Latest Article

Hire More Employed Candidates… By Raising Doubts About Their Current Job (The power of “doubt raising”)

Employed candidates are gold but hard to sell unless you raise new doubts about their current job. 

Descriptors| Recruiting /Selling The Employed – Increasing Doubts – How To – 8 min 

Yes, Doubts Do Change Job Acceptance Decisions

I hope that everyone realizes this. Among your currently employed candidates, doubts about both their current and your open job may literally be the most influential deciding factor in their final job choice.

Yet despite their powerful impact, few recruiting departments actually act as if they care about these doubts. If they did, every recruiting leader would have already developed a systematic way to discover and manage these candidate doubts.

So next time, you absolutely must successfully sell/hire a candidate who already has a job (that they can remain in). You should first proactively act to expand the candidate’s doubts about their current job. At the same time, identify and minimize any serious doubts the candidate may have about your organization’s open job. 

Because “doubts change job decisions.” Proactively increasing any lingering doubts an employed candidate has about their current job will almost overnight become a top reason why most of your employed candidates finally decide they must move on (Hopefully to your open job)!

Why Currently Employed Top Candidates Add Top Value

This article has a narrow focus on improving how you sell currently employed prospects/candidates. A more effective selling approach will do three things. It will make them more likely to apply for open jobs, remain in your interview process, and accept a job if it is offered.

Of course, all groups of candidates contain good hires. However, the top employed candidates are worthy of special focus because of their unique value. First, they come on board with 100% updated skills, training, and experience, which allows them to get up to speed quickly. They also bring with them the current best practices of their present employer. Next, their continuous experience (without any gaps) makes it more likely that they will be able to operate the latest technology and AI.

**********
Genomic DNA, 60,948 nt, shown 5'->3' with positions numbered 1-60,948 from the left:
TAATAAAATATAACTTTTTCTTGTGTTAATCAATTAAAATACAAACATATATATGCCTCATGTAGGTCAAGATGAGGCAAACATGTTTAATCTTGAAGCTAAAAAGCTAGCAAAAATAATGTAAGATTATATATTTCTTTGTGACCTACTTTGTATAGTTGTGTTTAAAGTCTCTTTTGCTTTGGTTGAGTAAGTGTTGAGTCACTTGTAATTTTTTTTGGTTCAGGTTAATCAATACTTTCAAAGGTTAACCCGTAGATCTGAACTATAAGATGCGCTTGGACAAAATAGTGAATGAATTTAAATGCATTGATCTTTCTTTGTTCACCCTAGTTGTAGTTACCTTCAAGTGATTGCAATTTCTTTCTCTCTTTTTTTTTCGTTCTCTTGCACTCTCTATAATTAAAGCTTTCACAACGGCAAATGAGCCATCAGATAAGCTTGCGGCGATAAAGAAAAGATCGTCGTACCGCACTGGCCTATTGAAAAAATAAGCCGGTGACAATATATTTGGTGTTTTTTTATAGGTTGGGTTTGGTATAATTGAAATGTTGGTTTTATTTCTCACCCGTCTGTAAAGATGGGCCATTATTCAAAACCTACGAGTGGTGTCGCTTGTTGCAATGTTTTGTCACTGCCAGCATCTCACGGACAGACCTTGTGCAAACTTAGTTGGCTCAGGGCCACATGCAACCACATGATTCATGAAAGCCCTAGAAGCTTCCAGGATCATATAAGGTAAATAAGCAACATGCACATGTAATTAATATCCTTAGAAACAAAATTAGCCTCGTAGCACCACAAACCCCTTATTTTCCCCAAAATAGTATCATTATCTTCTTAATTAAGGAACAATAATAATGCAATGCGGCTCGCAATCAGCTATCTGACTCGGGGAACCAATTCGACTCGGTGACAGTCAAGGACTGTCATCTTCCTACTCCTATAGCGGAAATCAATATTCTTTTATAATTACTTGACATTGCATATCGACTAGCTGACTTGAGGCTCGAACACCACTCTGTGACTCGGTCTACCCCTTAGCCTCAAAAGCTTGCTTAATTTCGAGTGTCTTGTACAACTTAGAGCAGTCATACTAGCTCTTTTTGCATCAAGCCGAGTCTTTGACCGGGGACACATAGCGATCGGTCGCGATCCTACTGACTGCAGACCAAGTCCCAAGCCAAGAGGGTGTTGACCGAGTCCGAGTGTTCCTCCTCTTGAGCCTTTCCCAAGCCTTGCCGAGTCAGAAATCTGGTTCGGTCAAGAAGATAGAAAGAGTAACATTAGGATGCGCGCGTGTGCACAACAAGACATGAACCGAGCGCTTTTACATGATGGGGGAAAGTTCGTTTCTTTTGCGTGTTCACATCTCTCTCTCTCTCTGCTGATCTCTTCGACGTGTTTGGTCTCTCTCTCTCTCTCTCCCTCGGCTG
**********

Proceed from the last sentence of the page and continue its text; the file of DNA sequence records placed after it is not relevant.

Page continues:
A final benefit is that you will end up hiring many more extremely valuable innovators after you have encouraged each innovator to re-examine how they have been treated in their current jobs.

Note: Learn more about hiring the currently employed here

Why This “Doubt-Based Approach” Works

This “raising doubts” is a selling/convincing approach. Like all candidate selling approaches, it emphasizes the positive aspects of the open job and new company. However, whenever you need to “tip the scale” dramatically in your favor, I have found that the best chance of achieving that goal is by adding a second “selling component,” which I call “raising doubts.”

This raising doubts component subtly encourages each employed top prospect to re-examine the areas of doubt (AOD) associated with their current job. This revisiting is effective because very few employed top prospects have actually spent much time examining their job’s negatives. So, you can act proactively to lower their doubts about your open job while simultaneously raising their doubts about their current job.

You are proactively doubling the factors that now tilt their job decision-making in your favor. I should also note that because your unemployed candidates will no longer be working, revisiting the negatives of their last job is not beneficial.


The 4 Categories Of Doubts About Their Current Job… That Should Be Explored With Employed Candidates

In this next section, I have provided a broad list that covers the most common “areas of doubt” in their current job that are most likely to impact the decision of a top candidate to stay. You, of course, need to use your own communications and interactions with the candidate. As a basis for selecting the limited number of AOD areas in their current job, you will probe with each candidate. All of the most common top-candidate AOD areas fall into four categories. 

  1. “It’s Time For A Change” – Time-Related Doubts That Often Have A High Impact

This category focuses on the amount of time a top prospect has put into their current job. What career stage should they be in? If they are overdue for some things, a new job/company would probably provide them with them.

A sample “it’s time” probing question – Can you mentally step back and consider that you have already put in your time after five years in your current job? So consider the possibility that you are overdue for a new opportunity.

Time-related doubts that you should consider probing 

  • You are approaching your work anniversary. You should seriously consider whether you really want to spend another year in this situation. 
  • Do you realize that you spent X years in your current job? Don’t you agree that you are overdue for a change?
  • Do you realize that you haven’t been promoted in X years? Isn’t it time for one?
  • With over X years at the same company. Don’t you agree that changing companies would significantly expand your learning?